The whole picture of hemp

Date: 05.07.2019

''The choice of hemp variety and harvesting period will then depend on the aimed application.'' 


Laetitia Marrot, Ph.D.
Ph.D. in Materials science, InnoRenewCoE independent research institute

Cannabidiol (CBD) oil is the highest value product that can be extracted from hemp. Its use for medicinal applications is promising, as was highlighted by David Neubauer in January and Tamara Lah Turnšek in February in the ICANNA blog. CBD oil is extracted mainly from the hemp flowers, which represent a very small part of the whole plant. If CBD oil is the main product harvested from hemp, the rest of the plant is likely to end up as low-value products or waste.

To counter this, value-added products should be produced from the many potentially valuable resources (in varying quantities) from the remaining parts of the hemp plant. The stem, for example, contains a woody part called “shives” surrounded by fibres that can be used in textiles, composite materials, and other applications. The hemp plant consists of shives (44% of the plant weight), fibres (24%), seeds (11%), and other components, such as flowers, leaves, and dust (21%).  This variety of materials means the potential applications of hemp are much broader than the medical field since every part of the hemp plant can be useful. The choice of hemp variety and harvesting period will then depend on the aimed application.  

I started working with hemp in 2011 with a focus on the fibres, which are at the same time stiff and light and show specific mechanical properties equivalent to glass fibres. These natural fibres can reinforce plastics and create composite materials. Composite materials combine light weight and high resistance, two crucial properties for the transportation industries that seek ways to reduce the weight of vehicles while maintaining safety and performance.

My fellow researchers at the InnoRenew CoE promote the use of wood and other natural resources in the built environment through their research and cooperation with companies. We are looking to develop the use of natural fibres not only in buildings, but also in other high-value composite applications (e.g., automotive and transportation sectors). Using natural fibres (e.g., hemp) implies challenges regarding the production processes (fibres extraction, cutting devices, fibres drying, impregnation by a resin, processing temperature, etc.), which need to be adapted to fit the specificities of natural fibres. In particular, natural fibres are hydrophilic. The water uptake in elevated moisture environments can lead to creation of porosities and limited adhesion with the matrix in composite materials. Through fibre modification and process improvement, we are looking to address these issues.

To develop hemp products, we work in closely with the NaturaGood company, which provides us samples for our research. The NaturaGood company produces CBD oil, hemp oil, and proteins and is actively looking for valorisation of its fibres and shives by-products. Towards this goal, we currently work on various projects to develop innovative products.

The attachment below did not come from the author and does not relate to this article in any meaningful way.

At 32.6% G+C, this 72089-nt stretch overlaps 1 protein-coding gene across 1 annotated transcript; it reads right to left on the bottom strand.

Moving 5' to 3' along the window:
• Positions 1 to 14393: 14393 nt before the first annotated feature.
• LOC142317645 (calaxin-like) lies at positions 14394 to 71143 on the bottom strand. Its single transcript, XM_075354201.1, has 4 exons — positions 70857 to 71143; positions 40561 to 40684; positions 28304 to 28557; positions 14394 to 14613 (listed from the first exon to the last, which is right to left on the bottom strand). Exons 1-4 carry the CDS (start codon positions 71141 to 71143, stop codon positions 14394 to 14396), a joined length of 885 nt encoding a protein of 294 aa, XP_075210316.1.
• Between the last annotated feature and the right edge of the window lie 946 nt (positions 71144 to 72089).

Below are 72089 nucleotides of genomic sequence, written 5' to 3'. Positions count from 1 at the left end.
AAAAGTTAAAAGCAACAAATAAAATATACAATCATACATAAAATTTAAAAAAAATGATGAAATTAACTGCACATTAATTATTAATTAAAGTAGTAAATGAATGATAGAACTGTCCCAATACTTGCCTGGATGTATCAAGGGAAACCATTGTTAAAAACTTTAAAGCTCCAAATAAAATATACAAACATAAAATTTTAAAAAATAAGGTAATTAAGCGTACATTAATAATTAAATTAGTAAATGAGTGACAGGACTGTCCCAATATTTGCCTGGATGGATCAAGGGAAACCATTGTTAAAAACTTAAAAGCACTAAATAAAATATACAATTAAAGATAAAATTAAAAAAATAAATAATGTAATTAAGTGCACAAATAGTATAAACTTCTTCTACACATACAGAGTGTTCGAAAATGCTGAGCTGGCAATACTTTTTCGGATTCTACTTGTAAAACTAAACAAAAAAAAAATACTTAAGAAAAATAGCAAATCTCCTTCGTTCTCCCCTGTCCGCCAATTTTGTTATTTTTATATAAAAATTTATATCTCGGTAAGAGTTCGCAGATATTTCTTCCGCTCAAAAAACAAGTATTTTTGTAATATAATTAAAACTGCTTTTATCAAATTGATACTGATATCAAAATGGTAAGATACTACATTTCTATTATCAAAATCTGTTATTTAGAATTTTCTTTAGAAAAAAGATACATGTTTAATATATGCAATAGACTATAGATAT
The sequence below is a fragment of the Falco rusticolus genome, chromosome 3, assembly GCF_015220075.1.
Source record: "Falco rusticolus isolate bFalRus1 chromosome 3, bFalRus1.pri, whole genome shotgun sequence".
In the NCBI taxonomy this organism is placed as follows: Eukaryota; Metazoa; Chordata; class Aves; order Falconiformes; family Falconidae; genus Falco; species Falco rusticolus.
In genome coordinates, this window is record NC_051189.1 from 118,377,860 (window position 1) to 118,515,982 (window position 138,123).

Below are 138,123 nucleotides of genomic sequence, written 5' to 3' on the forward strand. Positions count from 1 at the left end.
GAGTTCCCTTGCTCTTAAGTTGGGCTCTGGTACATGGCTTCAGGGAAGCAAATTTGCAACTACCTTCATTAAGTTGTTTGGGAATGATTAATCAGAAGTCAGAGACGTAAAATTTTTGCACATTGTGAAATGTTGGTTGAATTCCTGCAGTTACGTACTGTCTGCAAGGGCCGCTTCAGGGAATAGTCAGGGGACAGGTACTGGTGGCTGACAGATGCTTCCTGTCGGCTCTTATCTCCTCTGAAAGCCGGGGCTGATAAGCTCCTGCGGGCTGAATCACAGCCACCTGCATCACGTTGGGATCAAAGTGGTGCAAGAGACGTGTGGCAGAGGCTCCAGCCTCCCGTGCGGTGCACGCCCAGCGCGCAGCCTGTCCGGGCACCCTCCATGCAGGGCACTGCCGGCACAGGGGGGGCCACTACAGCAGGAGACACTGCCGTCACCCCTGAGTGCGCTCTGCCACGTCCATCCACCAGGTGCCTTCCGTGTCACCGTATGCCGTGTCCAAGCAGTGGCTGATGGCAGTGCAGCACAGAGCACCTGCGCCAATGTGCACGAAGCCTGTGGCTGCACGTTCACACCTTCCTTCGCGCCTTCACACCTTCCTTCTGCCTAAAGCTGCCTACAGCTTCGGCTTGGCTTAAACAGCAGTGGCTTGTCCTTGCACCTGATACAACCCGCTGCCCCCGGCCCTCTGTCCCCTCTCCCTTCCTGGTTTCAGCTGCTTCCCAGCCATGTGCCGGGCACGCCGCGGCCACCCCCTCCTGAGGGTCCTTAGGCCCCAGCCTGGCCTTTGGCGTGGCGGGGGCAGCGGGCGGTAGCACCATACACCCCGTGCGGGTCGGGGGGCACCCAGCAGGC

Hemp is already commonly used in construction. Hemp fibres mats and hemp shives incorporated in concrete (so called “hempcrete”) are good thermal insulation materials.

At the InnoRenew CoE, in collaboration with professor Franc Pohleven, who is an expert in fungal science, we are exploring the properties of ultra-light mycelium-based materials. Hemp is used as a substrate for the growth of a thread-like structure of fungi called mycelium. The mycelium acts as a three-dimensional matrix that binds the natural substrate into a lightweight composite material.

Our explorative results are encouraging for the development of fully bio-based materials with low density that are able to be processed with very little energy into complex shapes. Some potential applications are thermal insulation in the building industry, packaging, substitute for single use plastic materials, or core materials for sandwich panels.

One of the main challenges for the valorisation of fibres and shives from hemp cultivation in Slovenia is the lack of infrastructure dedicated to the extraction and separation of these raw materials. Indeed, the primary goal of Slovenian farmers is to harvest the flowers and leaves to produce CBD oil. After this step, the stems are generally put into bales for low valorisation (feeding livestock). The hemp varieties cultivated for fibre production grow higher and require different equipment for harvest of the stems plus a decortication line to extract the fibres. Hemp farmers are inexperienced regarding these specific varieties, which sometimes leads to lost harvests and eventually ending production of varieties cultivated for fibre. More actions are needed to better organize the hemp cultivation network in Slovenia (i.e., to plan and share common equipment to reduce costs) to allow the production of clean fibres and shives and finally take advantage of the entire amazing hemp plant.


Dr. Laetitia Marrot The whole picture of hemp JULY 2019
Josipina Ana Červek, MD Cannabinoids in Oncology MAY 2019